Oil print process

The oil print process is a photographic printmaking process that dates to the mid-19th century. Oil prints are made on paper on which a thick gelatin layer has been sensitized to light using dichromate salts. After the paper is exposed to light through a negative, the gelatin emulsion is treated in such a way that highly exposed areas take up an oil-based paint, forming the photographic image.

Greasy ink is repelled from a gelatin that is swollen with water while hardened gelatin accepts the ink. The oil pigment process works on the same principle as lithographic printing > oil and water don’t mix.

The oil print process creates soft images reminiscent of paint or pastels but with the distinctive indexicality of a photograph.

As with other forms of printmaking, the ink application requires considerable skill, and no two prints are identical.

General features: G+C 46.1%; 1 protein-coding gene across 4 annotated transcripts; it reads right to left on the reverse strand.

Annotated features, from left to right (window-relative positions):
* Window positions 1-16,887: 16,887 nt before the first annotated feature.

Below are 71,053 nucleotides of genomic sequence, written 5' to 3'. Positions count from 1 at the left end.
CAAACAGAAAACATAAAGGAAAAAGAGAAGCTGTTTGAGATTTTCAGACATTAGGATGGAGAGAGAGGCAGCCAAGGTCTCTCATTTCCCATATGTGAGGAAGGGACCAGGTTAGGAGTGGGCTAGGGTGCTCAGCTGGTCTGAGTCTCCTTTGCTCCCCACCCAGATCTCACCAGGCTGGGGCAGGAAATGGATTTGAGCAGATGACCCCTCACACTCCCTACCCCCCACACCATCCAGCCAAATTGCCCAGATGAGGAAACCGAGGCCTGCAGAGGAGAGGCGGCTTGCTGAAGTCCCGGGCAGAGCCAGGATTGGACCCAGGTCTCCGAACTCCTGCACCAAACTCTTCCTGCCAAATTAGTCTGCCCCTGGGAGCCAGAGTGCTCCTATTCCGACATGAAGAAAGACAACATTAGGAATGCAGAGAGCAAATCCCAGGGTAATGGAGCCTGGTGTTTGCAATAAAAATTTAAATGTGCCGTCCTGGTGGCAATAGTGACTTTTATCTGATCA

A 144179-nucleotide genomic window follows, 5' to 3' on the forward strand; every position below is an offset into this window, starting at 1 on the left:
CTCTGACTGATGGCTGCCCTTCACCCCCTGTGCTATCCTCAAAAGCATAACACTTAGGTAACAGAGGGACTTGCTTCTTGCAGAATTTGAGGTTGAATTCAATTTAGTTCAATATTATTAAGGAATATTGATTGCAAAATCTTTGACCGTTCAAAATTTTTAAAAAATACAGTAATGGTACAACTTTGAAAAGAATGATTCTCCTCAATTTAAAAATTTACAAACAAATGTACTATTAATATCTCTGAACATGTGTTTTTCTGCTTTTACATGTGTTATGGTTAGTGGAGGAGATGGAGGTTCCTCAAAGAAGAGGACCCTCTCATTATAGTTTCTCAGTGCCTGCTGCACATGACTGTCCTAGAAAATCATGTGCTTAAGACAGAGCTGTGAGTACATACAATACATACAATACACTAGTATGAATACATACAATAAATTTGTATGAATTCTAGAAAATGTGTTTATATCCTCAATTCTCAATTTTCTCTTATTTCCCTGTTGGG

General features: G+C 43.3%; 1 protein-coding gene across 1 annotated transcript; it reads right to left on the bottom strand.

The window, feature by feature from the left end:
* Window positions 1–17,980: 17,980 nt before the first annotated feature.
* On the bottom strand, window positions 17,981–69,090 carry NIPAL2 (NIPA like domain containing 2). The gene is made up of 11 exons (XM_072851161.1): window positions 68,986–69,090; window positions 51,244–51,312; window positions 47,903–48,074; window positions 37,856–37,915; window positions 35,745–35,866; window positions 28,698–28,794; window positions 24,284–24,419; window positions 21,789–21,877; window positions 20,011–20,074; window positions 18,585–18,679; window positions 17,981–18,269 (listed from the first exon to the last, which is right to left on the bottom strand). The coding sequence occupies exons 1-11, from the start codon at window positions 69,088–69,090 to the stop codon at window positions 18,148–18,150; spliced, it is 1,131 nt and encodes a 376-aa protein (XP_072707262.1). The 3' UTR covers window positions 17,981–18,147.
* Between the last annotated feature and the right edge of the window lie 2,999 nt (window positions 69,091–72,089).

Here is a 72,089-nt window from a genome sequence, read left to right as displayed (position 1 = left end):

Each print is unique.

Oilprints have a great decreased susceptibility to deterioration compared to silver-based prints due to the inherent stability of the process and also because they are commonly printed on 100% cotton rag papers. No silver metals are involved that could destroy the paper.

Oilprints, dating around 1910, are still in good condition in several museums/collections around the world.

Short description of the process

1/ Preparing watercolour paper. The luxury paper weights 300gr and is 100% cotton.

2/ Preparing the high quality photographic gelatin. 

3/ Pouring the gelatin onto the paper. Drying the gelatin layer > +- 24h.

4/ Sensitizing the gelatin layer with liquid sensitizer.

5/ Creating digital negative on transparant sheets. Negative has same size as the print.

6/ Expose the print under UV light source.

7/ Develop the print by washing in water to remove the unexposed sensitizer. (example)

8/ Dry the washed, uninked print during 24h (example)

9/ Soak the print in water to swell the gelatin.

10/ Ink the print with lithographic ink.

More info about this technique: https://en.wikipedia.org/wiki/Oil_print_process

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